A write-once operation may be performed by applying first and second write potentials to the word and bit lines 204 and 206. When applied, these potentials cause a dielectric breakdown of the thin-film barrier of the selected memory cell 202. Consequently, the write potentials cause the thin-film barrier to become overstressed or damaged, and the selected memory cell is changed permanently to a low resistance state.
 Referring now to FIGS. 3 and 4, illustrated is an example thin-film write-once memory cell 202 at different resistance states. As indicated in these figures, the memory cell 202 includes a resistive memory element 300. The resistive memory element 300 includes first and second conductors 302 and 304 and an intermediate high-resistance, thin-film barrier 306. As will be appreciated by persons having ordinary skill in the art, the construction of the memory element can take several different forms. For instance, where the memory element 300 is formed as a spin dependent tunneling (SDT) junction, the first conductor 302 may be a free ferromagnetic layer, the second conductor 304 may be a pinned ferromagnetic layer, and the thin-film barrier 306 may be an insulating tunnel barrier. Alternatively, where the memory element 300 is formed as a polymer memory element, the first conductor 302 may be a metal, the second conductor 304 may be a metal, and the thin-film barrier 306 may be a polymer memory material. Irrespective of the element construction, the thickness of the thin-film barrier 306 is selected so the barrier breaks down when the first and second write potentials are applied. Dielectric breakdown generally occurs at a critical electric field rather than a critical voltage.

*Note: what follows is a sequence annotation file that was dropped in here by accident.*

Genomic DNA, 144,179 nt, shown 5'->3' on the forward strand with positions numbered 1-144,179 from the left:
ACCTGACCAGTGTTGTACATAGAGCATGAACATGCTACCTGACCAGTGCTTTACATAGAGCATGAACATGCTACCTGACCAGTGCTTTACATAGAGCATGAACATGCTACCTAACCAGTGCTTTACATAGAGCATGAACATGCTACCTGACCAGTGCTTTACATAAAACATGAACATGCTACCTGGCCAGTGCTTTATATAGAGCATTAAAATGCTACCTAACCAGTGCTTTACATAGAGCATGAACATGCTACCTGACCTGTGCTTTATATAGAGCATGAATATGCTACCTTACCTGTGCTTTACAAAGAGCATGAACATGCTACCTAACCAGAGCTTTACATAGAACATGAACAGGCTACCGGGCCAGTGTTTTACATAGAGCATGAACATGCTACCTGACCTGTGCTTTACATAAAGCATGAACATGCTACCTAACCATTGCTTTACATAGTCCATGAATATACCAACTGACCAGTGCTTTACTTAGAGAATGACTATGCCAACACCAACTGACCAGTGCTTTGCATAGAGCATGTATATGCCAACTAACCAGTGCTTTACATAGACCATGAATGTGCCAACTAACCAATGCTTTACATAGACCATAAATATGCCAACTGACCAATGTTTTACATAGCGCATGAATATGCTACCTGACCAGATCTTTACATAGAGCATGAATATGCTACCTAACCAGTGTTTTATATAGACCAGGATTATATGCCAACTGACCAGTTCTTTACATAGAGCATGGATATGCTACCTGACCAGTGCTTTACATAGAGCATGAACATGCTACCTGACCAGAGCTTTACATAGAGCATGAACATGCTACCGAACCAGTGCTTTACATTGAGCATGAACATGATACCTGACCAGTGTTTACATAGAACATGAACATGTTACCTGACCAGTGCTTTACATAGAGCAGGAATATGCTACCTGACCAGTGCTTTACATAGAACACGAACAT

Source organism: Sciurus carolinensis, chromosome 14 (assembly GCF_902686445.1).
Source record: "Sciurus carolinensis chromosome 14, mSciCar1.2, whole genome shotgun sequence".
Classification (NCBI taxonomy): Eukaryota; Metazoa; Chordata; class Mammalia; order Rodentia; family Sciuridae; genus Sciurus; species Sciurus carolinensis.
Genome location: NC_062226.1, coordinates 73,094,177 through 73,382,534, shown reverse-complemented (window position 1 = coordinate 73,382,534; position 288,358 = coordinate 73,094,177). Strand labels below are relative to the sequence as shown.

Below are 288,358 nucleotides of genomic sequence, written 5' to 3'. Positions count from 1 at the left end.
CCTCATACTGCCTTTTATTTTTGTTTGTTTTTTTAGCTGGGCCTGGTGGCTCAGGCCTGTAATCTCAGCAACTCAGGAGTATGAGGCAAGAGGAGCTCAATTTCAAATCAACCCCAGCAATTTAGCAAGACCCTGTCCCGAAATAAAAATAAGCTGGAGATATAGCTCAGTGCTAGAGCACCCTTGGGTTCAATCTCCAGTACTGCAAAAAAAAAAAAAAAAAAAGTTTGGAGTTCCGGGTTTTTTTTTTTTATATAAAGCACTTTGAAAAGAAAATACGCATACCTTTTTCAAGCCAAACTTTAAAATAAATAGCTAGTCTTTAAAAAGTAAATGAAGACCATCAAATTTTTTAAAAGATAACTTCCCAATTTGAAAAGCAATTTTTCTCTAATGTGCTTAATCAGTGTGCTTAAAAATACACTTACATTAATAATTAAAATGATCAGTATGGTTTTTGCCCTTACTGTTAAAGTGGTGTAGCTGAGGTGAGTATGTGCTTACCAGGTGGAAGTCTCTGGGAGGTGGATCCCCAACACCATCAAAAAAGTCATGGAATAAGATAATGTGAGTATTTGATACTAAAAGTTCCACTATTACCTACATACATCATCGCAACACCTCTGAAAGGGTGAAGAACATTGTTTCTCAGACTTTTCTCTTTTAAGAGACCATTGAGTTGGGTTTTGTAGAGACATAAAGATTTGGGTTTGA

The thin-film barrier 306 of the memory cell 202 shown in FIG. 3 has not yet been broken down, overstressed, or otherwise damaged. Therefore, the memory cell 202 has a nominal resistance that corresponds to a first logic value (e.g., logic “0”). When a sense current flows through a selected memory cell 202, the thin-film barrier 306 does not break down. The thin-film barrier 306 of the memory cell 202 shown in FIG. 4, however, has already been broken down, as indicated by damage 400. Therefore, the memory cell 202, in the state shown in FIG. 4, has a resistance that is lower than the nominal. This lower resistance corresponds to the second logic value (e.g., logic “1”). By way of example, the resistance of the resistive memory element 300 shown in FIG. 3 (undamaged barrier) may be on the order of 1 mega ohm, while the resistance of the resistive memory element 300 shown in FIG. 4 (damaged barrier) may be on the order of 100 ohms to 10,000 ohms.